Figuring out how to choose the right taxidermist is important to hunters, more so than non-hunting folks realize. While the thrill of the hunt and the heat of the moment are what hunters live for, having a trophy enshrined to show off and start conversations is a big part of the lifestyle for many hunters and fishermen alike.
If you’ve been hunting for a few years, chances are that, at this point, you already have a taxidermist or two that you know you can trust. The first rule to assuring good taxidermy is this: if you know someone who has done impressive work for you in the past, don’t look to replace them simply because you want to give someone else a shot.
There are a lot of taxidermy “professionals” out there, and not all of them have the skills to back up their career choice. Even if the taxidermist you’ve gone to in the past charges a lot for the work, there is probably a good reason for that; people who are good at something can demand higher rates, but you ultimately get what you pay for. If someone you find in your local listings is charging a few hundred dollars less than your go-to guy, that’s all well and good, but don’t expect the quality of the work to be as great as you’ve experienced before.
Which brings us to the second big tip of choosing a good taxidermist: don’t try to save money. If you want to stuff and preserve a hunting trophy, the animal in question is probably extremely important to you. Whether it’s the first fox your daughter ever brought home from a hunting trip or the biggest buck you’ve ever bagged in your life, there is a reason you are preserving the thing for future posterity.
If that’s the case, don’t entrust your prize to a taxidermist unless you are absolutely sure you can trust them. Some inexperienced taxidermists will give you a different mount than you asked for; others will entirely botch the preservation process, leading to a deer head that slowly shrinks or starts to smell over time; and others will mess up so badly that they legitimately try to pass off a lesser deer as the ten-point buck you brought to them in the first place.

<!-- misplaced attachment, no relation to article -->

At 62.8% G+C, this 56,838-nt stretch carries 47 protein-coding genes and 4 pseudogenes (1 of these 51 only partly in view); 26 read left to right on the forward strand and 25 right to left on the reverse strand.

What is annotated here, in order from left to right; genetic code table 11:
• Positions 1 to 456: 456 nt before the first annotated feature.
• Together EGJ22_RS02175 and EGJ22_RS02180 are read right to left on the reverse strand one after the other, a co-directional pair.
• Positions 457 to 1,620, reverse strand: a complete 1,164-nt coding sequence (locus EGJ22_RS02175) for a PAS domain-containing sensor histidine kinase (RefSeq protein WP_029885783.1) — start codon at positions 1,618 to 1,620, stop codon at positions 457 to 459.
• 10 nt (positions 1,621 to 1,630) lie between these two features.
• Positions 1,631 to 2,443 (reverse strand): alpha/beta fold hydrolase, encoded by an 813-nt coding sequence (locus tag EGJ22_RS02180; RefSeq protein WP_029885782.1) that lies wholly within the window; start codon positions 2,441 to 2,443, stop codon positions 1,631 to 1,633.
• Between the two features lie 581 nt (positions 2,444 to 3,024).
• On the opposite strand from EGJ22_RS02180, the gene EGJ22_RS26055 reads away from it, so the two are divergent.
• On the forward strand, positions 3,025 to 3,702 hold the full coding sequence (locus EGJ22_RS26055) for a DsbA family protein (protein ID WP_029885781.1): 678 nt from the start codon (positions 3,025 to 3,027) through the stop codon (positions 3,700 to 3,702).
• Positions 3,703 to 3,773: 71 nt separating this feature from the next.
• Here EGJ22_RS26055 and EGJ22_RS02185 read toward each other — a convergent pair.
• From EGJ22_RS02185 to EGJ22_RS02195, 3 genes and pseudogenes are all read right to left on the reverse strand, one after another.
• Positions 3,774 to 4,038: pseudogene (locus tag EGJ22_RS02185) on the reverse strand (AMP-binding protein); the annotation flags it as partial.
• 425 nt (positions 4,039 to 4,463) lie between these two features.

So how can you assure that you find the right taxidermist if you’ve just moved to a new area, or if you are looking to hire someone for the first time?
First of all, make a list of businesses and names by looking around the Internet. This will give you an idea of possible contractors in the area. Secondly, if you know any local hunters, ask around for references. Perhaps a co-worker can give you an off-the-beaten path taxidermist that you didn’t find with your Google search, or maybe a drinking buddy can tell you horror stories that help you to cross a few names off your list. If nothing else, ask one of the clerks at your favorite local outdoor shop.
Once you have narrowed your taxidermist list down to three or four name, try to meet with them. Ask questions about their work techniques and their state or federal licenses (requirements for these vary depending on which state you are in and what kind of animal you are looking to have preserved), and make sure you see a sample of the work they’ve done in the past.
With a keen eye and a skeptical mind, you should be able to find someone who will do great work in making your ultimate hunting trophy last forever.